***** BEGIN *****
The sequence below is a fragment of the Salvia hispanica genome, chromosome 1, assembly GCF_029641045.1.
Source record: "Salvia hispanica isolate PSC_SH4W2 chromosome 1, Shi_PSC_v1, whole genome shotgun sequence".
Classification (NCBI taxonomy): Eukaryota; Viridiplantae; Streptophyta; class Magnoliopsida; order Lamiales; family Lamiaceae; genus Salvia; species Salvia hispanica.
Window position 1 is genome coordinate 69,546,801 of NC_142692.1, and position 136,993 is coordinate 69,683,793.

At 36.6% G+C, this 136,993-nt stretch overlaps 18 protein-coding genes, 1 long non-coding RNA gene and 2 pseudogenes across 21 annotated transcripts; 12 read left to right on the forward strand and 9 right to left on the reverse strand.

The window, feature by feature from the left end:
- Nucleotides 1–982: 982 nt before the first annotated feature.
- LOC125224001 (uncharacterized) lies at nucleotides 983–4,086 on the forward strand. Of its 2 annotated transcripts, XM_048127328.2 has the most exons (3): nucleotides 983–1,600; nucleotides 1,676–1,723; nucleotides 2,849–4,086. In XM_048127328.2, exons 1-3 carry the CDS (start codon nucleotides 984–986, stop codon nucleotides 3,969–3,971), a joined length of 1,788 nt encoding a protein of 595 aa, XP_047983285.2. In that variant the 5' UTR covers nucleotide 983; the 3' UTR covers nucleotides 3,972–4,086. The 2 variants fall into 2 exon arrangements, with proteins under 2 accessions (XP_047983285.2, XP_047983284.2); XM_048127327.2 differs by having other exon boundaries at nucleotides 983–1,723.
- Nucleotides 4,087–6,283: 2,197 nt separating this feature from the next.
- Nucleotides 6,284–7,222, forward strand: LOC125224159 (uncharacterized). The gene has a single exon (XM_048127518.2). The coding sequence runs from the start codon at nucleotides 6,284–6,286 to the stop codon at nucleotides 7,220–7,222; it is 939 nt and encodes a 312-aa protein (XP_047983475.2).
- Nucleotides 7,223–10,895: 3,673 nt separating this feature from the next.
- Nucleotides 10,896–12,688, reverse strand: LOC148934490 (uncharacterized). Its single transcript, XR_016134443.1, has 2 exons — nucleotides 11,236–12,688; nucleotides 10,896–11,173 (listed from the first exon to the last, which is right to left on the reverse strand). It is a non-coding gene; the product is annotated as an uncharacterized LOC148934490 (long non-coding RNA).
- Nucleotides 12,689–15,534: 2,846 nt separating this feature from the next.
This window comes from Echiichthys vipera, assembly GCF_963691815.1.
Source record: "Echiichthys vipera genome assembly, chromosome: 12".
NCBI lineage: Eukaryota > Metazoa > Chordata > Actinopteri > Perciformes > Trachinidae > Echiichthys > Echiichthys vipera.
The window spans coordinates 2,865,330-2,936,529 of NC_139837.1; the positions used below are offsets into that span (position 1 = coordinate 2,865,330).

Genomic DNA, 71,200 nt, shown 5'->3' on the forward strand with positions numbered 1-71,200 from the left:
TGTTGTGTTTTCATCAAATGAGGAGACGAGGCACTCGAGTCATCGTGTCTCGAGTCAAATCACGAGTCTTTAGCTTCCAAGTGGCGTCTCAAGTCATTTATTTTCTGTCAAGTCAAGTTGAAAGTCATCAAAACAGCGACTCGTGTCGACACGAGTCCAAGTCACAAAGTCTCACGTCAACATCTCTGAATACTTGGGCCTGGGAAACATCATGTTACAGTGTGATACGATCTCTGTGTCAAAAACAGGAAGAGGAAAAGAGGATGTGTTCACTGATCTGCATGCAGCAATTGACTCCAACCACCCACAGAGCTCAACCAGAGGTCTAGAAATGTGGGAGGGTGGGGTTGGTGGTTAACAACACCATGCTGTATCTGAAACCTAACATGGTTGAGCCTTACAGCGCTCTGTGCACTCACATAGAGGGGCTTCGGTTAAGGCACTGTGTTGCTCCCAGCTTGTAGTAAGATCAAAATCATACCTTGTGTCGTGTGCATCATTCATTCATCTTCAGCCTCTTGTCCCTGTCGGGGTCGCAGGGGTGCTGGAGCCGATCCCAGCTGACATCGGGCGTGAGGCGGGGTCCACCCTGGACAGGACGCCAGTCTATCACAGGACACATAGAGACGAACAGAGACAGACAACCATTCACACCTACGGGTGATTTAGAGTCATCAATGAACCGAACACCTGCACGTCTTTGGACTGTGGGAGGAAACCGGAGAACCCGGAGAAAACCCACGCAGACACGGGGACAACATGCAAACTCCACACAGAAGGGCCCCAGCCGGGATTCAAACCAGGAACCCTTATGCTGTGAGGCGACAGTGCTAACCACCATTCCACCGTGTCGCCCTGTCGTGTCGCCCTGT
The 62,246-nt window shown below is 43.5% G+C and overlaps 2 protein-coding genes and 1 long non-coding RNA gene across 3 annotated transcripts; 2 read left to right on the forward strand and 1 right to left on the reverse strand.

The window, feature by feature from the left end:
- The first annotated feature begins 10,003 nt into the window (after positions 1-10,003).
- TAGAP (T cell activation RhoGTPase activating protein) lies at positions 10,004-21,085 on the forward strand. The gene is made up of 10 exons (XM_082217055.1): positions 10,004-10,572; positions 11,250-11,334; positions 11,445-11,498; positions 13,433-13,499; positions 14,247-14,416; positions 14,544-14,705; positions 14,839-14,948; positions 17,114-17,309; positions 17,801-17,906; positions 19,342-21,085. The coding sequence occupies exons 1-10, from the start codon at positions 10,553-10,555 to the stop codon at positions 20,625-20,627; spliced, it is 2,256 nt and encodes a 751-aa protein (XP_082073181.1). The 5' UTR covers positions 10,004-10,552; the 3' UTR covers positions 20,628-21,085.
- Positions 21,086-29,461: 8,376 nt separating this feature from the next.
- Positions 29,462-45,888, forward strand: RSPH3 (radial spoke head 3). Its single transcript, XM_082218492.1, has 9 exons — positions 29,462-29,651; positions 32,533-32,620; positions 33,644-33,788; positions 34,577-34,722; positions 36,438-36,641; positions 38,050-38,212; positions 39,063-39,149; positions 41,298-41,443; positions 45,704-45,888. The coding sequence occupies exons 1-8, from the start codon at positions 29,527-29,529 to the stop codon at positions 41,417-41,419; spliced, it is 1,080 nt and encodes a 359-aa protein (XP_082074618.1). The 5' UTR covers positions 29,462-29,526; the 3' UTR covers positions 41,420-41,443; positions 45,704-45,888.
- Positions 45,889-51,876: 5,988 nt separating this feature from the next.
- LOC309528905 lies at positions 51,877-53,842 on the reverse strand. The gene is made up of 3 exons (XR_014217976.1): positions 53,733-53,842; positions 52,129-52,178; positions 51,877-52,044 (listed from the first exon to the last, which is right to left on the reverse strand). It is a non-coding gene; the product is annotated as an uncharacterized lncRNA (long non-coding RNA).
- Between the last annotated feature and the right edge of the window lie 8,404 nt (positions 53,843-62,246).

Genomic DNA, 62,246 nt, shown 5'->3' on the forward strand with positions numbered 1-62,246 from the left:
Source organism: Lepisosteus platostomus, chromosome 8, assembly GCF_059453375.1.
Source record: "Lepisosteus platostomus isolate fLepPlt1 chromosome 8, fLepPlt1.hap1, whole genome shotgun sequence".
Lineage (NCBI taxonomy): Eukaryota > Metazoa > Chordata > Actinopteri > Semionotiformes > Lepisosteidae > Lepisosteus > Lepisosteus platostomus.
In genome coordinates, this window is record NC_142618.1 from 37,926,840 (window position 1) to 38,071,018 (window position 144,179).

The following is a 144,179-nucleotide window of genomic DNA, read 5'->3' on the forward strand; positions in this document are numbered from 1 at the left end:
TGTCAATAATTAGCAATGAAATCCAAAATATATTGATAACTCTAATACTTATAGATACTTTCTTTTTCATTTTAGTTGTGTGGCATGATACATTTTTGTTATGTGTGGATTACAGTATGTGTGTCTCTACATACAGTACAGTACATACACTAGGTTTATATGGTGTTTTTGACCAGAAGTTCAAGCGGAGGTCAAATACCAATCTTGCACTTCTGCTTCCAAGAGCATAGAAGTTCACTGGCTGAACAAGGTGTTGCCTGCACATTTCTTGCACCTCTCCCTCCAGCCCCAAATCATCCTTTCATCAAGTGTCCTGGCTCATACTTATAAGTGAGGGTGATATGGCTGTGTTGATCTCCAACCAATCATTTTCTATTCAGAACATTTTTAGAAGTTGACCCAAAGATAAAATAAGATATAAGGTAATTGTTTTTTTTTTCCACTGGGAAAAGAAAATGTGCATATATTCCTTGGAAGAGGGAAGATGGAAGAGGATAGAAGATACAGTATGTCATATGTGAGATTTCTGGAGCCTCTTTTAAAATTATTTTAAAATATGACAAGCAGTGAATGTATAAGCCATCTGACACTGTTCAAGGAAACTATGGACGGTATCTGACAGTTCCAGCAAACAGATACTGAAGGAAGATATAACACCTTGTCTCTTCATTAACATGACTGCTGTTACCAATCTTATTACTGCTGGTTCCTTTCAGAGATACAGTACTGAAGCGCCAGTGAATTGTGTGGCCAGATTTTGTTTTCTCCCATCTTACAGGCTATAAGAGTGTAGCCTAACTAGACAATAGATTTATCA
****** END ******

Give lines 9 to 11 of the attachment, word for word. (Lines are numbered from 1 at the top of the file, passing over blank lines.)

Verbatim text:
- Nucleotides 4,087–6,283: 2,197 nt separating this feature from the next.
- Nucleotides 6,284–7,222, forward strand: LOC125224159 (uncharacterized). The gene has a single exon (XM_048127518.2). The coding sequence runs from the start codon at nucleotides 6,284–6,286 to the stop codon at nucleotides 7,220–7,222; it is 939 nt and encodes a 312-aa protein (XP_047983475.2).
- Nucleotides 7,223–10,895: 3,673 nt separating this feature from the next.